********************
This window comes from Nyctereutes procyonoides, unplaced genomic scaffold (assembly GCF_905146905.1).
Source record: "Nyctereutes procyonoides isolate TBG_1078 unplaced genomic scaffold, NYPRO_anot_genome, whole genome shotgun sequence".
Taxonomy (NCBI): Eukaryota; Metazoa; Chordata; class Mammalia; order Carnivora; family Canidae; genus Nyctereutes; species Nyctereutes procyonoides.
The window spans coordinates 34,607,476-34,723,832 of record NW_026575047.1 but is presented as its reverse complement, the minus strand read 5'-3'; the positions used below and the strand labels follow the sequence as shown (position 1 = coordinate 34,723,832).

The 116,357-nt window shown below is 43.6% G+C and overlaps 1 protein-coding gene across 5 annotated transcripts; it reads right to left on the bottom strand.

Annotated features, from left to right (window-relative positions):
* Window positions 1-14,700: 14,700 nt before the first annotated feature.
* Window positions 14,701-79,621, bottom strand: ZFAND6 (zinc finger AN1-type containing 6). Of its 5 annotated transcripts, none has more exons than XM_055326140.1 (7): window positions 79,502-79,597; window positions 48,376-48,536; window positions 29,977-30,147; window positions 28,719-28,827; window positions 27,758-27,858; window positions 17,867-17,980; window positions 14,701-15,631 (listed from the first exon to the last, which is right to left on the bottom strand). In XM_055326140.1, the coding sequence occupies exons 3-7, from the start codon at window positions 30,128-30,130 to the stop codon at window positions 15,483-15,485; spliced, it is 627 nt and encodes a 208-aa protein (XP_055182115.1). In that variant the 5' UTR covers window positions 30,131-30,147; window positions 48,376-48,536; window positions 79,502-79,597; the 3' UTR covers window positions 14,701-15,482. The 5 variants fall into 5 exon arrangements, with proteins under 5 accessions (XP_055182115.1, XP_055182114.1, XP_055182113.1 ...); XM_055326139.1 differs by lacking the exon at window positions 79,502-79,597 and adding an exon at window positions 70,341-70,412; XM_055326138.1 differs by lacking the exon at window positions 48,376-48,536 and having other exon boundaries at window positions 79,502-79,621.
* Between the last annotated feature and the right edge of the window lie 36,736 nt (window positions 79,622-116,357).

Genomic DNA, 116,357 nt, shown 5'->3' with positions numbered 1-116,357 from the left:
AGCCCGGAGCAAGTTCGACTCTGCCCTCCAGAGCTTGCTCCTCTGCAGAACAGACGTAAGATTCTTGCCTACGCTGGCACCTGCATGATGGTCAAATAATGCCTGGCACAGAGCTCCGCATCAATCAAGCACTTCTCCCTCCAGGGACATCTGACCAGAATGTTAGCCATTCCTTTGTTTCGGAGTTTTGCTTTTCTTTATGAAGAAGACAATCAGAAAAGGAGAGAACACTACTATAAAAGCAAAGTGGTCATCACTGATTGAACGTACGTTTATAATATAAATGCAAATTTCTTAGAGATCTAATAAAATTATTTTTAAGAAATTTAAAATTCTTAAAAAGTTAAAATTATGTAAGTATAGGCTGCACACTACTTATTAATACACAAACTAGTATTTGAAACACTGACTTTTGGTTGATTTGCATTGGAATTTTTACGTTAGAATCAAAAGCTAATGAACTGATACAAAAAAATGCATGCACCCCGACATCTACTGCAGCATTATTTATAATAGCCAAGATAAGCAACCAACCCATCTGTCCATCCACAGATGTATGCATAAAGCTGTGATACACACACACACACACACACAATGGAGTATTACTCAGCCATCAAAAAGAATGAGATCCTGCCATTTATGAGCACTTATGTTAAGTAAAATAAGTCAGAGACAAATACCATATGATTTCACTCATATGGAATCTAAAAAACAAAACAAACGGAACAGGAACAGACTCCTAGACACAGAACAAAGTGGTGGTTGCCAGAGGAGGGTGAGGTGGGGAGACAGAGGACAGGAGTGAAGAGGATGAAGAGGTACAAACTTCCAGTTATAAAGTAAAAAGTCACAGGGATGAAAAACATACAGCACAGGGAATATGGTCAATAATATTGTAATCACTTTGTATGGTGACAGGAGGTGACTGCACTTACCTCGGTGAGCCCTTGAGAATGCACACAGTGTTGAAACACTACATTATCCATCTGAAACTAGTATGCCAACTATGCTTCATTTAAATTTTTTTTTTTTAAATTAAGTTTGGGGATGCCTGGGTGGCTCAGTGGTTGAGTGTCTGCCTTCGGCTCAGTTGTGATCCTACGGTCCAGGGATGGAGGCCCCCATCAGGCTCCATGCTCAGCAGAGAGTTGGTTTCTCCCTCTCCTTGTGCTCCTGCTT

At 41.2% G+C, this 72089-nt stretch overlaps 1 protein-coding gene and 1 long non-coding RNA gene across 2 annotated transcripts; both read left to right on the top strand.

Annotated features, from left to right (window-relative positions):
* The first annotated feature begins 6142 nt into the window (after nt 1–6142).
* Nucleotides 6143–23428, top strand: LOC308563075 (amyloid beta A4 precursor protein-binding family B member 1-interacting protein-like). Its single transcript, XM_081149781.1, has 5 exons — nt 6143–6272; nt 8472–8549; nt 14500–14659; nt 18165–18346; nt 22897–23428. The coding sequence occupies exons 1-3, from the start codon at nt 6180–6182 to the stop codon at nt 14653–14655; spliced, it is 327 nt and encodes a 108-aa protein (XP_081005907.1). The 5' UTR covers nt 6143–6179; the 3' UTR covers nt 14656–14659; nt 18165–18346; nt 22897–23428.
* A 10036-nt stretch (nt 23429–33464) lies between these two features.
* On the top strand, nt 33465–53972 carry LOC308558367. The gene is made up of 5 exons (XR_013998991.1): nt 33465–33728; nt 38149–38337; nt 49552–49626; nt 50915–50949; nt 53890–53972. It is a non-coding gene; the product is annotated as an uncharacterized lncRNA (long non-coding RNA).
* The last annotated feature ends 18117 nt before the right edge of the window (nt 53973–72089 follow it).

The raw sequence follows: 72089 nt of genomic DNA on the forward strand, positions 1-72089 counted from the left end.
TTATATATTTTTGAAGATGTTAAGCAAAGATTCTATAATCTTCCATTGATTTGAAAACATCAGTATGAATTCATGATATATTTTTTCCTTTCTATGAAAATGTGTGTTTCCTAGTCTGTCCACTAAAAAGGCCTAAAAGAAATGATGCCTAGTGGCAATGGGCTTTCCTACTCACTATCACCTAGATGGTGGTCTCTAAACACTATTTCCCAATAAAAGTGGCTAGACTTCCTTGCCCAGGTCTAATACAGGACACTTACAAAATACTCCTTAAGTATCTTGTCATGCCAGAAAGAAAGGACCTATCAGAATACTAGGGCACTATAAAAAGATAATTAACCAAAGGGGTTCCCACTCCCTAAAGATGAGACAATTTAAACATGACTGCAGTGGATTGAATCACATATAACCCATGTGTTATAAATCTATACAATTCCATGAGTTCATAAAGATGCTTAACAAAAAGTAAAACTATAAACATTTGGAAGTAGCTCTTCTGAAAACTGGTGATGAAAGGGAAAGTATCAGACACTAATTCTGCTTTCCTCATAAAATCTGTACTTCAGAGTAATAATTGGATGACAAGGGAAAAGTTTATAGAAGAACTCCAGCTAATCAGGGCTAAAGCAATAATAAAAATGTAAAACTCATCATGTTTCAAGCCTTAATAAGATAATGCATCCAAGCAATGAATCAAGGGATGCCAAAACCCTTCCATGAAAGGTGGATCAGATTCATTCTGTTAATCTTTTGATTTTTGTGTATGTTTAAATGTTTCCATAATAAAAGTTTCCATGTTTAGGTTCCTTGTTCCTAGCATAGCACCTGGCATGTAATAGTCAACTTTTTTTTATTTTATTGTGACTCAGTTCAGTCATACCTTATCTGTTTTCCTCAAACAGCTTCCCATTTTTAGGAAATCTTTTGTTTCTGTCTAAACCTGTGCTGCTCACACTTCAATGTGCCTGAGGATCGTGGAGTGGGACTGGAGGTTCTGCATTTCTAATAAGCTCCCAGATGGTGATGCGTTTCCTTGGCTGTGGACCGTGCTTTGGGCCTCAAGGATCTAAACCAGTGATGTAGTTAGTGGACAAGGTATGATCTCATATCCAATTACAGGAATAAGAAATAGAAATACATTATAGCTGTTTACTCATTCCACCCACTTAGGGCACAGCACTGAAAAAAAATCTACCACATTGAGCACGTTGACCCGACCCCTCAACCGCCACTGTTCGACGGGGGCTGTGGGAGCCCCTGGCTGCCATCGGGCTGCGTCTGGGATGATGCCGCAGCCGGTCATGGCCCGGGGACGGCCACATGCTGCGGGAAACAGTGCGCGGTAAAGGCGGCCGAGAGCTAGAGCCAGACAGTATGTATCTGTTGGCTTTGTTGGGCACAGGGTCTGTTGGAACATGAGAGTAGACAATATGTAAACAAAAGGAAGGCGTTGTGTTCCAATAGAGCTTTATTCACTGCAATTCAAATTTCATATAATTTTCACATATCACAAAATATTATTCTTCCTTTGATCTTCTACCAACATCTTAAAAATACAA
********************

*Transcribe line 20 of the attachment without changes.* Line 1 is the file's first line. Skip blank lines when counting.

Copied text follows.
TTATATATTTTTGAAGATGTTAAGCAAAGATTCTATAATCTTCCATTGATTTGAAAACATCAGTATGAATTCATGATATATTTTTTCCTTTCTATGAAAATGTGTGTTTCCTAGTCTGTCCACTAAAAAGGCCTAAAAGAAATGATGCCTAGTGGCAATGGGCTTTCCTACTCACTATCACCTAGATGGTGGTCTCTAAACACTATTTCCCAATAAAAGTGGCTAGACTTCCTTGCCCAGGTCTAATACAGGACACTTACAAAATACTCCTTAAGTATCTTGTCATGCCAGAAAGAAAGGACCTATCAGAATACTAGGGCACTATAAAAAGATAATTAACCAAAGGGGTTCCCACTCCCTAAAGATGAGACAATTTAAACATGACTGCAGTGGATTGAATCACATATAACCCATGTGTTATAAATCTATACAATTCCATGAGTTCATAAAGATGCTTAACAAAAAGTAAAACTATAAACATTTGGAAGTAGCTCTTCTGAAAACTGGTGATGAAAGGGAAAGTATCAGACACTAATTCTGCTTTCCTCATAAAATCTGTACTTCAGAGTAATAATTGGATGACAAGGGAAAAGTTTATAGAAGAACTCCAGCTAATCAGGGCTAAAGCAATAATAAAAATGTAAAACTCATCATGTTTCAAGCCTTAATAAGATAATGCATCCAAGCAATGAATCAAGGGATGCCAAAACCCTTCCATGAAAGGTGGATCAGATTCATTCTGTTAATCTTTTGATTTTTGTGTATGTTTAAATGTTTCCATAATAAAAGTTTCCATGTTTAGGTTCCTTGTTCCTAGCATAGCACCTGGCATGTAATAGTCAACTTTTTTTTATTTTATTGTGACTCAGTTCAGTCATACCTTATCTGTTTTCCTCAAACAGCTTCCCATTTTTAGGAAATCTTTTGTTTCTGTCTAAACCTGTGCTGCTCACACTTCAATGTGCCTGAGGATCGTGGAGTGGGACTGGAGGTTCTGCATTTCTAATAAGCTCCCAGATGGTGATGCGTTTCCTTGGCTGTGGACCGTGCTTTGGGCCTCAAGGATCTAAACCAGTGATGTAGTTAGTGGACAAGGTATGATCTCATATCCAATTACAGGAATAAGAAATAGAAATACATTATAGCTGTTTACTCATTCCACCCACTTAGGGCACAGCACTGAAAAAAAATCTACCACATTGAGCACGTTGACCCGACCCCTCAACCGCCACTGTTCGACGGGGGCTGTGGGAGCCCCTGGCTGCCATCGGGCTGCGTCTGGGATGATGCCGCAGCCGGTCATGGCCCGGGGACGGCCACATGCTGCGGGAAACAGTGCGCGGTAAAGGCGGCCGAGAGCTAGAGCCAGACAGTATGTATCTGTTGGCTTTGTTGGGCACAGGGTCTGTTGGAACATGAGAGTAGACAATATGTAAACAAAAGGAAGGCGTTGTGTTCCAATAGAGCTTTATTCACTGCAATTCAAATTTCATATAATTTTCACATATCACAAAATATTATTCTTCCTTTGATCTTCTACCAACATCTTAAAAATACAA